Sep 30, 2010 12:31 UTC
In December 2005, the interference of American arms export restrictions within the huge F-35 program became so burdensome that they became a high-level diplomatic problem. Despite the promises of 2 successive American Presidents, the ITAR exemptions that Britain had sought remained blocked in America’s legislature – and European initiatives to resume defense exports to China were not improving the situation in Congress. Meanwhile, MPs in Britain were becoming very insistent on a fix, and there was even talk of abandoning the F-35. The stakes were high.
In time, many of these issues were worked out. In August 2006, the US and UK reached a technology transfer agreement concerning the F-35 fighter, which would serve as a model for other F-35 industrial partners. By December 2007, Tier 1 partner Britain had signed the F-35’s Production, Sustainment & Follow On Development MoU. A broader fix was still on the agenda, however, and in July 2007 it materialized as a a treaty that would change the way the American and British defense firms cooperate on defense programs.
This Spotlight article aims to act as a one-stop briefing that explains the treaty’s motivation, key terms, and outstanding issues. It also links to the key documents, and keeps track of events en route to full implementation nearly 5 years later…
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Sep 28, 2010 17:51 UTC
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If it moves on the battlefield, it needs power. Power often means batteries, in various sizes and shapes. Thermal weapon sights. Soldiers’ radios. Laser rangefinders. Missile targeting systems. Ground robots. On and on, and on. They’re frequently on the soldiers, which is creating weight problems due to the number of spares they have to carry. Until that problem is solved, however, batteries are required and will be carried, packed in vehicles and robots, and otherwise taken where they’re needed.
That’s why the Defense Logistics Agency Land and Maritime in Columbus, OH recently issued firm-fixed-price, indefinite quantity contracts for batteries, on behalf of the US Army, Navy, Air Force and Marine Corps. These were total set-aside contracts for small businesses, and the DLA solicited 5 proposals, receiving 3 responses. The contracts appear to be a multiple-award buy, with competition for each delivery order, running for a year until Sept 26/11.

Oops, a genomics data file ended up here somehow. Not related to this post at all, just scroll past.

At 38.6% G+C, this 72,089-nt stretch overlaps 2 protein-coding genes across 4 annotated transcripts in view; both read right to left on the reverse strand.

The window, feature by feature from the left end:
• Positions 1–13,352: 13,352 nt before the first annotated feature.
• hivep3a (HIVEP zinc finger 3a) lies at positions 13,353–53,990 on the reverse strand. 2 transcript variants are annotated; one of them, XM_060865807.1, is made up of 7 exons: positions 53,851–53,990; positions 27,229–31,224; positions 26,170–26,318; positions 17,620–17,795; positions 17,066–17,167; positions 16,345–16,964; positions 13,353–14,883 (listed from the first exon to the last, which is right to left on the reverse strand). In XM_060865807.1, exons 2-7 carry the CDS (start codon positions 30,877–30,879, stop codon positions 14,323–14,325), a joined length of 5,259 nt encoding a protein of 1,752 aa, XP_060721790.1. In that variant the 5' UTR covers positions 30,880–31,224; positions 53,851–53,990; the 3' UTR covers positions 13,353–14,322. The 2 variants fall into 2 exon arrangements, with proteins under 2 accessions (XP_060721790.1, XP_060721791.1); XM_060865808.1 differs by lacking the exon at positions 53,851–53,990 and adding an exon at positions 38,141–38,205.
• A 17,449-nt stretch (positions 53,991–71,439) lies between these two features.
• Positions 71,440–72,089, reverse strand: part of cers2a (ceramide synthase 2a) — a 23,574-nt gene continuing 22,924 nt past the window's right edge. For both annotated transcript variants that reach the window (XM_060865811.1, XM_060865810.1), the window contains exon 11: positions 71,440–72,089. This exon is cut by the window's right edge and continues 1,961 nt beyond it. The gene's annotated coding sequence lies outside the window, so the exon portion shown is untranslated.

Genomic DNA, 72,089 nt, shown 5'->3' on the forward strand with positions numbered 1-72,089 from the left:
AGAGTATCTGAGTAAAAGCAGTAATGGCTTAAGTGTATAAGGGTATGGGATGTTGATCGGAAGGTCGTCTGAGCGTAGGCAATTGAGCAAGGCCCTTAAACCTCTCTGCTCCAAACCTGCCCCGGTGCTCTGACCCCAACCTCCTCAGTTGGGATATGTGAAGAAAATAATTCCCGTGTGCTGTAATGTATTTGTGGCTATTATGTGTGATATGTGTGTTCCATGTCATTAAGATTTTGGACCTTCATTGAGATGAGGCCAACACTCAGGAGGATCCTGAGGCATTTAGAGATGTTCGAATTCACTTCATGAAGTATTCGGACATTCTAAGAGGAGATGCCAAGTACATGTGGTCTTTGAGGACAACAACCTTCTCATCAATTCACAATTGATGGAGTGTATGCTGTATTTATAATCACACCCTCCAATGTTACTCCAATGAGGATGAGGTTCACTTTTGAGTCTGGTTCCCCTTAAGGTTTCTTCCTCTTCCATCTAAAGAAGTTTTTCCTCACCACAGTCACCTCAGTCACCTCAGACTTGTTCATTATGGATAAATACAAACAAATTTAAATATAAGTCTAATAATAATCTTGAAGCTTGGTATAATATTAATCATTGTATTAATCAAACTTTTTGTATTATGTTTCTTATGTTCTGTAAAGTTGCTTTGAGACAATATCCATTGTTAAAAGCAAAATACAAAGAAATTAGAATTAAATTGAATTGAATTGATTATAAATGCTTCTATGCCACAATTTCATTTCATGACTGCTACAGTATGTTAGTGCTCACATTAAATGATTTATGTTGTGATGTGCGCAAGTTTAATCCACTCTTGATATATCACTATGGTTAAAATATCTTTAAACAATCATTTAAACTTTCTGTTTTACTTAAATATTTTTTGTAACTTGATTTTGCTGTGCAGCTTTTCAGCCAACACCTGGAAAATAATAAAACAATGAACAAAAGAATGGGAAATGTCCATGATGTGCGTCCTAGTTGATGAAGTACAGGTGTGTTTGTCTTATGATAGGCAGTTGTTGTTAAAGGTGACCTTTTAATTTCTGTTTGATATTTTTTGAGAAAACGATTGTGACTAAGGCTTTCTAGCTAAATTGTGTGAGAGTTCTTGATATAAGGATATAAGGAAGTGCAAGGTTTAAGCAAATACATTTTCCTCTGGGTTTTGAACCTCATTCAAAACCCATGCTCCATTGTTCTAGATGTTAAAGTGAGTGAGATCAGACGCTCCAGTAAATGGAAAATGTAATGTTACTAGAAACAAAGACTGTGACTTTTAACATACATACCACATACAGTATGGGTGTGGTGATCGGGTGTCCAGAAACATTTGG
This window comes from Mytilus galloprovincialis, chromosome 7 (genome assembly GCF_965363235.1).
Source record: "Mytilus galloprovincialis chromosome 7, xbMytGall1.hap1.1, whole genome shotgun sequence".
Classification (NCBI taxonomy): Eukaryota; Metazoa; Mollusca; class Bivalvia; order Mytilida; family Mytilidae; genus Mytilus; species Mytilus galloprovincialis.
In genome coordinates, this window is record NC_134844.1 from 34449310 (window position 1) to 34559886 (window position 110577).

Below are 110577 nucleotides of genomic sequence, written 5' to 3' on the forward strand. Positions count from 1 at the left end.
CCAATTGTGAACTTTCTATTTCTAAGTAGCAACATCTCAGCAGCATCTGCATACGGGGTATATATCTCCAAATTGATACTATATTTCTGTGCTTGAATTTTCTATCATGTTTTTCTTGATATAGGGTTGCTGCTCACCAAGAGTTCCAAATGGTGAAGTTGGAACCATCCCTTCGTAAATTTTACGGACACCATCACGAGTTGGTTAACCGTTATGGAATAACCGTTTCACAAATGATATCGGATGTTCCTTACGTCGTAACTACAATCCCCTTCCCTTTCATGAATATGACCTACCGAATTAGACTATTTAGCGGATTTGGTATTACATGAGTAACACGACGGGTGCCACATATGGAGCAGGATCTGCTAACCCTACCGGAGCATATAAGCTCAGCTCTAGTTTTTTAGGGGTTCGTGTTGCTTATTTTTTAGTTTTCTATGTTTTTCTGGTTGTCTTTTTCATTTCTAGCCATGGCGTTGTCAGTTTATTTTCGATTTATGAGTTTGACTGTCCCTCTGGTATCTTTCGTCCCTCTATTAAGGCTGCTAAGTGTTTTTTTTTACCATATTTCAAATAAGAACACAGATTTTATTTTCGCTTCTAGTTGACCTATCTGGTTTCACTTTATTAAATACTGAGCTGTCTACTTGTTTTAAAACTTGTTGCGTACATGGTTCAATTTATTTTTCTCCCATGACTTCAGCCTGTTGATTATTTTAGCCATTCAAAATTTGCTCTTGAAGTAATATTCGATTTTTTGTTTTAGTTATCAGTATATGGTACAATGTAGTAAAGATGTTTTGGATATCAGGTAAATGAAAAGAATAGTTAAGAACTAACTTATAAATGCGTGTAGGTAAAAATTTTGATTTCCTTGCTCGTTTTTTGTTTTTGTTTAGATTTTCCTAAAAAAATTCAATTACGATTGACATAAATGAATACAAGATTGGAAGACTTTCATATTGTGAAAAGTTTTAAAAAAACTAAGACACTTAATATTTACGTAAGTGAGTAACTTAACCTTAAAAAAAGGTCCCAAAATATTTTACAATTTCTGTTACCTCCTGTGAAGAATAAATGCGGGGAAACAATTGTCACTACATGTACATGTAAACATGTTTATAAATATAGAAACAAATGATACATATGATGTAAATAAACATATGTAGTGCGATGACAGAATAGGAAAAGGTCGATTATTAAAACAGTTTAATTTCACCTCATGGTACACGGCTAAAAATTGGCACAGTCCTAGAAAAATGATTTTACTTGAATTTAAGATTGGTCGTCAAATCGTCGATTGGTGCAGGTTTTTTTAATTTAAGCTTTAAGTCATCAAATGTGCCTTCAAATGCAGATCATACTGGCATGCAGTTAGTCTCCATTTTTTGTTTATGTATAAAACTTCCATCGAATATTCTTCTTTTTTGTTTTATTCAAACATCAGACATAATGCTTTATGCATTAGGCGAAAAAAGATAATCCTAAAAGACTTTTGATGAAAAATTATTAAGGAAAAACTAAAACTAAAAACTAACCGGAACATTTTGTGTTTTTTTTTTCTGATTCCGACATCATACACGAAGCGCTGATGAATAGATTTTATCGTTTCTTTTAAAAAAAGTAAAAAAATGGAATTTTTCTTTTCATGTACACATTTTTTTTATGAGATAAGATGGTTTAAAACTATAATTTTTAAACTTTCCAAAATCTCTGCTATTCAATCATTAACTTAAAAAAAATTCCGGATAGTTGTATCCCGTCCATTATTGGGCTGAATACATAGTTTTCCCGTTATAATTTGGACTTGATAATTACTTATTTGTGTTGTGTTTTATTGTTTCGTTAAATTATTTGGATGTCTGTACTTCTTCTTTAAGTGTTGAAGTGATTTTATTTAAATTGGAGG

Veteran-owned small business qualifier Bren-tronics Inc. in Commack, NY wins a maximum $84.2 million contract (SPM7LX-10-D-7153).
Woman-owned small business qualifier Mathews Associates in Sanford, FL wins a maximum $84.2 million contract (SPM7LX-10-D-7154).
Sep 26, 2010 11:17 UTC
Slimmer and Trimmer
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A couple of years ago, it looked like the Land Warrior program was dead due to soldiers’ concerns that the equipment was too heavy and complex. However, after trimming down the system from 17 pounds to 7.2 pounds, the Army is moving ahead with the program.
While those efforts are underway, the US Army still owns more than 900 Land Warrior ensembles, 300 vehicle-integration kits, and related equipment as of October 2009. Now, a new set of contracts enables General Dynamics’ field service engineers to deploy with all Land Warrior-equipped units and provide support for housing, repairing and shipping spare and replacement Land Warrior gear worldwide.
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Sep 23, 2010 16:09 UTC
US M113A3, Iraq
On Sept 15/10, the US DSCA announced [PDF] Iraq’s formal request to buy 440 refurbished M113A2 tracked Armored Personnel Carriers, which would be transferred from American stocks as Excess Defense Articles. The total contract value could be up to $131 million, and would also include 440 M2 .50 caliber machine guns mounted up top, 607 AN/VRC-90E Single Channel Ground and Airborne Radios Systems (SINCGARS), plus M259 Smoke Grenade Launchers, Combat Vehicle Crewmember Helmets, publications and technical documentation, tools and test equipment, spare and repair parts, support equipment, site survey, construction, personnel training and training equipment, and U.S. Government and contractor support.
The prime contractor will be BAE Corporation in Rosslyn, VA, and implementation of this proposed sale will require the assignment of multiple additional U.S. Government and contractor representatives to Iraq for a period of 2 years, with an option for additional years.
Iraq’s neighbors in Jordan and Saudi Arabia already operate M113s, whose light weight and tracks given them good all-terrain mobility. The M113A2 variant lacks the power train and transmission upgrades of the most modern M113A3 variants. Iraqi Order of Battle compiler DJ Elliott believes this order is part of an ultimate pool of 1,026 M113 APC, command, and mortar variants, which will accompany Iraq’s M1 tanks and serve is some of its mechanized divisions.